Monday, December 06, 2010
Thursday, November 11, 2010
“Engineering without engines. We should use contemporary technology and computation capacity to make our buildings independent of machinery. Building services today are essentially mechanical compensations for the fact that buildings are bad for what they are designed for – human life. Therefore we pump air around, illuminate dark spaces with electric lights, and heat and cool the spaces in order to make them livable. The result is boring boxes with big energy bills. If we moved the qualities out of the machine room and back into architecture’s inherent attributes, we’d make more interesting buildings and more sustainable cities.” -- Bjarke Ingels, BIG[props to the schuster for finding these words of insight]
Friday, October 01, 2010
This is a time in which belief is often overwhelmed by exponential change. Even in the most serious architectural circles, intellectual games and superficial dogma can take the place of affirmation, and the mediocrity and deadness of much of our environment continue to spread.-- BCJ website
Yet, in all of our surroundings there is great richness and power. Belief in the sensuality of place, the emotive qualities of materials, and the ability to give pleasure and insight, to comfort, and to transport, can produce humane and spirited architecture. It is our belief that exceptional architecture comes from the search for solutions which respond to the particular circumstances inherent in each situation.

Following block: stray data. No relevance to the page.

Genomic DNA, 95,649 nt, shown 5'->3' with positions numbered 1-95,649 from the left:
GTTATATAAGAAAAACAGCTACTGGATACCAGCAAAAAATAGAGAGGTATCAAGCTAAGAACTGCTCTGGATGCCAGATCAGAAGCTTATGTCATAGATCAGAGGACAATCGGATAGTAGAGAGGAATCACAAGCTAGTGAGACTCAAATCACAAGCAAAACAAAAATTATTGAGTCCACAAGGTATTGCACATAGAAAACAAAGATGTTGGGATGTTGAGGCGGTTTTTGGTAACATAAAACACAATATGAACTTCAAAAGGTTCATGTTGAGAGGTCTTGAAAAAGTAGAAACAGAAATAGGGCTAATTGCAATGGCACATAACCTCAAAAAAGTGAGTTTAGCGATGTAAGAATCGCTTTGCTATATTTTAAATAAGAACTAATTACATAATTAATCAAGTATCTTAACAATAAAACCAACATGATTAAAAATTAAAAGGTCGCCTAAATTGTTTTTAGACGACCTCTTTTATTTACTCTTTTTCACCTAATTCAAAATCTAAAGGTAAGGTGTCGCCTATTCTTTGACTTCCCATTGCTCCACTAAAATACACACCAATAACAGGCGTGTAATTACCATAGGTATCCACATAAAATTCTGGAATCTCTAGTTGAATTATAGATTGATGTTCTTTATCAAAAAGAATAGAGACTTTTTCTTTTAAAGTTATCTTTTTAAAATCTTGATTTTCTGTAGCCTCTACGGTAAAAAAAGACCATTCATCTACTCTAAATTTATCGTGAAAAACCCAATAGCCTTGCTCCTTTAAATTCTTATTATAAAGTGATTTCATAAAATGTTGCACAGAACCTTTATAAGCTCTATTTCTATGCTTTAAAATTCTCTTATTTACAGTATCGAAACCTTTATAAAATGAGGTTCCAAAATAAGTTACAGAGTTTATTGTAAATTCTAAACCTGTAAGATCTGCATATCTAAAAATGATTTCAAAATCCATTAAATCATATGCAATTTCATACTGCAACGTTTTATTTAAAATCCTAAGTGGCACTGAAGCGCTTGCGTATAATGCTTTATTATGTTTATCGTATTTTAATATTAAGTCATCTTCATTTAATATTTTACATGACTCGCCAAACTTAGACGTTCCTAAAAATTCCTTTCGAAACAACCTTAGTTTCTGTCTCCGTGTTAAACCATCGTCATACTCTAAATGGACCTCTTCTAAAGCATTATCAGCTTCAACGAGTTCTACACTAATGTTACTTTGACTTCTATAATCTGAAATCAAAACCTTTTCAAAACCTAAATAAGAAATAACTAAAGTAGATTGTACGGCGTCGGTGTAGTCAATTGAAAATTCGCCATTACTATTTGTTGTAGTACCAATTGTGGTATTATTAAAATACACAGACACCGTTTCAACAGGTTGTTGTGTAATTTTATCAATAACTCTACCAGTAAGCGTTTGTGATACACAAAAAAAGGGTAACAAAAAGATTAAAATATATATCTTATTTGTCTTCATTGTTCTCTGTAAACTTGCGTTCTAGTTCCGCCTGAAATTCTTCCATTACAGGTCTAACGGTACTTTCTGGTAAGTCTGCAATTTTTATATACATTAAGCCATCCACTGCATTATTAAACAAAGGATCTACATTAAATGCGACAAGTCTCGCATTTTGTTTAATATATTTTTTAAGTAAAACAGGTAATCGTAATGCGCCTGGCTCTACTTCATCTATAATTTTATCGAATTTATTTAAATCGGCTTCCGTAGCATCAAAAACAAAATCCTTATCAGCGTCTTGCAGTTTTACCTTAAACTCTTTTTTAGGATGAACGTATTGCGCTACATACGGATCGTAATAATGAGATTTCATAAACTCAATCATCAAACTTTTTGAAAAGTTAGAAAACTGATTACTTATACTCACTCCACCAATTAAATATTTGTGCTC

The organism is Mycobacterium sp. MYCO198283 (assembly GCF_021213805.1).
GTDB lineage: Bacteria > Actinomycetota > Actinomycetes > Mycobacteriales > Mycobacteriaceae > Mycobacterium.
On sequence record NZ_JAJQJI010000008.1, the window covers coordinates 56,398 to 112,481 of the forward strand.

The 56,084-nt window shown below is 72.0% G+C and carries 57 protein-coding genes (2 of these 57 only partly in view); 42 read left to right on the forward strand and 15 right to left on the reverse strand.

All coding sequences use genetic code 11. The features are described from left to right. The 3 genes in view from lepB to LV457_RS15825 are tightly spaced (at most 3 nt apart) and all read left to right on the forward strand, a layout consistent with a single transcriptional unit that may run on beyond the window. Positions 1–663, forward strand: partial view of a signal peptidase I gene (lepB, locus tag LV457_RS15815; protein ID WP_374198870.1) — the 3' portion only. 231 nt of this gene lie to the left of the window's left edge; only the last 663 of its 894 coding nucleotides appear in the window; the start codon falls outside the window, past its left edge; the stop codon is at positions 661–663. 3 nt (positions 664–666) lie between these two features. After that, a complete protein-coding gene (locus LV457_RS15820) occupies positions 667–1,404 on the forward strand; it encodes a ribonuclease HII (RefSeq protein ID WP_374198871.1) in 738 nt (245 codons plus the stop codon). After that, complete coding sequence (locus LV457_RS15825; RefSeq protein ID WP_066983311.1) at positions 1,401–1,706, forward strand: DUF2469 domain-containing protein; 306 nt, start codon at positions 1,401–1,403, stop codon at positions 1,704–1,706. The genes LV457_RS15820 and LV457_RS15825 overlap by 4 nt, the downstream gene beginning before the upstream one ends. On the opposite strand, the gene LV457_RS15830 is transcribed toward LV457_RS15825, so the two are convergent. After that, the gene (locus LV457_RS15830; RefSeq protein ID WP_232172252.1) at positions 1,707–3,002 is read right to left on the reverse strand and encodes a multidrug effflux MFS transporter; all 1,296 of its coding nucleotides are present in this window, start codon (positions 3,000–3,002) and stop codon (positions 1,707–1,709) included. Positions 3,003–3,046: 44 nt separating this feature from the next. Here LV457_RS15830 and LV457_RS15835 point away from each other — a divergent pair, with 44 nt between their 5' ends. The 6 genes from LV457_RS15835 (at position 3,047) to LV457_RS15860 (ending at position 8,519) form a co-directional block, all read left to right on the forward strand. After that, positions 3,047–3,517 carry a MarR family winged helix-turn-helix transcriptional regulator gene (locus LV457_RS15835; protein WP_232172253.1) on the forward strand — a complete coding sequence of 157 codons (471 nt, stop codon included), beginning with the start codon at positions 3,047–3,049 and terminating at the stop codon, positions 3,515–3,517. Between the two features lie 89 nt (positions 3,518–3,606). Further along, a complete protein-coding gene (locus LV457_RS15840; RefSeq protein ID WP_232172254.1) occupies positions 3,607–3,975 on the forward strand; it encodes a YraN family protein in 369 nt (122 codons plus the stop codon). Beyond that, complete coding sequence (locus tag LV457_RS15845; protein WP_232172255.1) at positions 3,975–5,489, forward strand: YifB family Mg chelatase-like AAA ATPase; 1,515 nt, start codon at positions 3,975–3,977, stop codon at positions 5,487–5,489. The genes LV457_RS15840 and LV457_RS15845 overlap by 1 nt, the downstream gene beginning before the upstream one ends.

Increasingly, we have come to see that, in a sense, circumstances are infinite and that working within any one set of habits is too limiting. We must be alive to the subtleties of place, whether manmade or natural; to the varied nature of humans and their particular activities; to the qualities of their institutions; and to the nature of the means with which we build. With both intellect and intuition, we seek solutions that respond to the web of circumstances at hand.
Over the years the interplay of architects within our practice and our responses to more complex and demanding programs and varied environments have broadened our view of the circumstances that affect our work. We are peeling away the layers of our habits and preconceptions. We require open-mindedness, willingness, gentleness - a soft, yet no-holds-barred approach.
Wednesday, August 25, 2010
The Museum is conceived as a solid, a mass of concrete, deriving its presence from the earth—a single construction that is opened up by natural light and that itself becomes the source of light for the art within. The museum structure will exist, simply and elegantly, to make room for the voice of a single artist.